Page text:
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Discussion in 'Scorpions' started by mobster, Dec 5, 2005.
is it possible for two different species be bred?
I have no idea, but it would be pretty cool to have a death stalker mixed with a hairy.
That would be cool, but I don't think it's possible.
I'm sure it's a simple matter of hybridizing within the genus or similar species. I don't think it's possible for say an Androctonus sp. to hybridize with a Hadogenes sp. They're simply too different and one would just end up the others lunch. An Androctonus sp. breeding with another Androctonus sp. may be possible, I think that we're forgetting about certain factors here. IE how they communicate, I'm sure Pheromones play a large role, would A. mauritanicus emmit a very different scent than A. bicolor for instance or has crossbreeding gone on within certain geographical limits producing new species? These are all interesting questions that come to mind, I however don't think it is our right or place to thin down the original species by hybridizing. Just think about when scorpions are no longer imported, I think it's much more important to keep the species pure. Pardon my ranting on,
i agree, but the kewlest thing would be breeding the biggest and hardiest specimens in a species to get bigger and hardier scorps. how about that?
I believe "kewlest" is sort of coolest analogue/synonim? I would be quite grateful for regular english as you don't speak my navite language, right? In case you would like to try: na žinoma, kad savaip rašyti yra visada patogiau, bet susidaro tokios aplinkybės kad pasijunti mėnulyje, kur niekas tavęs nesupranta.
Back to the topic: I tried crossbreed C. Margaritatus "gracilis like" with C. Margaritatus bicolor morph and the only result I got - fighting. Somehow IFF (identify friend or foe) system is not quite reliable... I was even brave/silly enough to keep them in same tank for about a week (one pair, both in equal size). Luckily there we enought space for both so they shared enclosure, but no such behavior as between same morph was observed...
Interesting observation. Normally I'd expect closely related species (within the same genus:? ) to initiate mating only for it to fail later after the promenade a deux. The fact they didn't even attempt to mate is good evidence for the bicolor morph actually being a distinct species from C. margaritatus, assuming the female wasn't already gravid and the sexes were correct.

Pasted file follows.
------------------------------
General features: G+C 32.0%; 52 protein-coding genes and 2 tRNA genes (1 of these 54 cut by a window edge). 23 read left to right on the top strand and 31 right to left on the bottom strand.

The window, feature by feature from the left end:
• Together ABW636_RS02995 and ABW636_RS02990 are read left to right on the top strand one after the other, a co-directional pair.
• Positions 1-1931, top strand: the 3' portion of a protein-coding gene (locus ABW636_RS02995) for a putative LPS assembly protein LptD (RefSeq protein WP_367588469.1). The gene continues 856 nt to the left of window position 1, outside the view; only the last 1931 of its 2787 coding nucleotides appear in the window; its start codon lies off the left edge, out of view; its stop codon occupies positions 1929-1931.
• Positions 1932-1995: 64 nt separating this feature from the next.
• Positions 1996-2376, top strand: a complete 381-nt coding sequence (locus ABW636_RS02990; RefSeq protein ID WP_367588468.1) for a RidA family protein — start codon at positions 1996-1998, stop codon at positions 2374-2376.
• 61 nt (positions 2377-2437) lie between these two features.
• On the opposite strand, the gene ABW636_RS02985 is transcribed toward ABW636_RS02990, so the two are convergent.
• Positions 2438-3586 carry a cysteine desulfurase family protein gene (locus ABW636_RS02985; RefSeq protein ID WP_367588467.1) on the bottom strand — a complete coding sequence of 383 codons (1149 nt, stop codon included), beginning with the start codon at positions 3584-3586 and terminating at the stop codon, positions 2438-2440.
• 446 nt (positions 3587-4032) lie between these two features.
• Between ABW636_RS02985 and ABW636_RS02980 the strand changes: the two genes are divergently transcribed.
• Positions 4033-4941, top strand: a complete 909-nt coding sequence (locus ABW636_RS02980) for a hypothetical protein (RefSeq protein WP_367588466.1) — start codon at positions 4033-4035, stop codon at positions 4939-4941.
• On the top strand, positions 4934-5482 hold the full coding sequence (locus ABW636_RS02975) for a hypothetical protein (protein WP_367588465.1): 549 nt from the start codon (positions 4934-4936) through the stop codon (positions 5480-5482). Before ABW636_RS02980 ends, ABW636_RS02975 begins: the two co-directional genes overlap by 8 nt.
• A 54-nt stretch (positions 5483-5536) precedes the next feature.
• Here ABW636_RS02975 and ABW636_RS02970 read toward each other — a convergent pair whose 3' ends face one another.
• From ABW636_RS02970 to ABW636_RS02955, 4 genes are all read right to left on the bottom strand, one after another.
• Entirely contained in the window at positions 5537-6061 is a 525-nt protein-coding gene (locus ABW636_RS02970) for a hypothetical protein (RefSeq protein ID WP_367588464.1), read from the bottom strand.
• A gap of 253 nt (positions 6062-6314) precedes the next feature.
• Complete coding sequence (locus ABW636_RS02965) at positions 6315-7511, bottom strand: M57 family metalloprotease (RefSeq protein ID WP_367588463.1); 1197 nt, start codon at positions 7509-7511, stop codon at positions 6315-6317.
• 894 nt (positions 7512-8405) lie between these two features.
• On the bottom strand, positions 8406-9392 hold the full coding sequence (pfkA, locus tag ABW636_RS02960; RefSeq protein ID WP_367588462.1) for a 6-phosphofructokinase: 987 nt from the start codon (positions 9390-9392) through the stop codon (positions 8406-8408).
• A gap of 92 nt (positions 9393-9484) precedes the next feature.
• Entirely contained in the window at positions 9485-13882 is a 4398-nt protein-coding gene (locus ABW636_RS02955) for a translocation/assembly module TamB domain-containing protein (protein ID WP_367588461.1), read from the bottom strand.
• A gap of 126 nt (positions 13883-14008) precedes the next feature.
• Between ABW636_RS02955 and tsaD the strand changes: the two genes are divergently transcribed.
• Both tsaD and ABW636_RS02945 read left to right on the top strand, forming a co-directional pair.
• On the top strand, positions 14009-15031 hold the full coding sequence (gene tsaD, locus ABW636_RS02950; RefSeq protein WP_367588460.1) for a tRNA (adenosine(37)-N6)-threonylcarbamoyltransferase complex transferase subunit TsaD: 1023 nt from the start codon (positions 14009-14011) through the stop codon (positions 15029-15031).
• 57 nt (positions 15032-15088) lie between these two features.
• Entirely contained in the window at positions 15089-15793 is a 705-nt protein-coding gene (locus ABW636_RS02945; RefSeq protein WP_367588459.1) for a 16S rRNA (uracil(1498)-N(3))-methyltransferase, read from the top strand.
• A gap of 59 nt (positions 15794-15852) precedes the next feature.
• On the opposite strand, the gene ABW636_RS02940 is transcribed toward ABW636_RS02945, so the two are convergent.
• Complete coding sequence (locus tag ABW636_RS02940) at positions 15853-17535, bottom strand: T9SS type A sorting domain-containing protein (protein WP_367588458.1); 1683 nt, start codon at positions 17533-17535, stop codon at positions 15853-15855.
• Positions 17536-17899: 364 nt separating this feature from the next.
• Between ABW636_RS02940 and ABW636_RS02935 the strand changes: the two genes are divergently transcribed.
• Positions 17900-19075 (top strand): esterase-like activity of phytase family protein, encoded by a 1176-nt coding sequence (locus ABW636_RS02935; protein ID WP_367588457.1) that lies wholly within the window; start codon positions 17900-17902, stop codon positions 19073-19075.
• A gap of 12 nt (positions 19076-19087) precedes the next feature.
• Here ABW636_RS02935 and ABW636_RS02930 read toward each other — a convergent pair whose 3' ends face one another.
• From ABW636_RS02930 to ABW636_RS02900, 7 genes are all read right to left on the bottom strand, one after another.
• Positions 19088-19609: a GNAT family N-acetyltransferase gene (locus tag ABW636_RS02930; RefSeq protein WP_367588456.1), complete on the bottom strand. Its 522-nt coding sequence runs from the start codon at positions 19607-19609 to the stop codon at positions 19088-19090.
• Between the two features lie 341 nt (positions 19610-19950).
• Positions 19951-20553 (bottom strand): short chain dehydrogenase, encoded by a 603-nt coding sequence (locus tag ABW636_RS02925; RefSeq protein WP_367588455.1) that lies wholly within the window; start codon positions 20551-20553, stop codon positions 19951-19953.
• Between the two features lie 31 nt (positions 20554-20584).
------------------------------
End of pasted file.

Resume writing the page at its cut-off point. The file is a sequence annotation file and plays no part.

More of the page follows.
I trully expected something intresting as I have read somewhere that results are diffrent in corssbreeding male 1 with female 2 and male 2 with female 1. I got pretty healthy and active pair of bicolor morph from George and gave them some time for aclimatization as thay had a long trip. All of them were well fed and in good shape.
My experience is low as mostly my limmited knowledge came from reading but all theory goes through practice. All 4 pairs (one is bicolor) of them breeded between them fluently and fast. Basicly it took from 1 to 5 minutes after introducing to start mating. The only strange thing is that for bicolor morph it took more then 8 hours to finish what they started. May be the problem was in that? male of bicolor was pettite and really small if we compare with female, byt they did mated.
is there any work going on on Centruroides margaritatas at the moment??
i must say that when i put that pair of "bicolor morphs" together, they started fighting straight away (i separated them)
have you tried any other attempts at breeding them?
The mating for my bicolor pair only took about 1h (if memory serves) the time for a successful mating is mostly dependant on a search for a suitable place for a spermatophore. C. marg bicolor mating seems in general to be quite violent, my female ate my male when I tried it
Hmm...when you say that, it makes me happy that I have two males. Wouldnt this make them not quite as communal as other Centruroides if mating is so violent? My Males tend to live at the opposite end of the tank from each other all the time. They certainly have a defined territory it seems.
the only one possible progress now is patience They matted, it took long (most of the time thay didn't move at all staying in primary position and location), but they did it and I think female is developing new brood. They didn't fight at all (may be relized how lucky they are together after meeting some close relatives ). I keep them well fed and separate so everything seems to be ok. I hope to see some little ones in spring.
I´ve never had any problems putting together or mating any adult Centruroides specimens. I´ve also never observed any aggression. I doubt that it´s easily possible to breed scorpion hybrids. Even C. margaritatus and gracilis which are quite closely related are producing an offspring capable of survival.
LOURENÇO W.R. (1991): Interspecific hybridation of laboratory reared Centruroides gracilis and Centruroides
margaritatus (Chelicerata, Scorpiones) – Studies on Neotropical Fauna and Environment 26(1): 29-32
I´ve also tried to breed a female H. trilineatus with an undetermined Hottentotta male (belonging to the minax, polystictus, eminii group), they mated but the female never produced any young.
Well, something went wrong, but what? Two mixed couples, zero tolerance. After introduction aggression was following and even immediate... :?
that pic just reminded me how beautiful the bicolor morph is!!!! ;p
nice pic Tadaz
Geee... :? You know George, I really don't see any difference under UV
How'd it go?
The male wanted to have some s*x, but not the female (...as usual )
let me guess....a headacke ??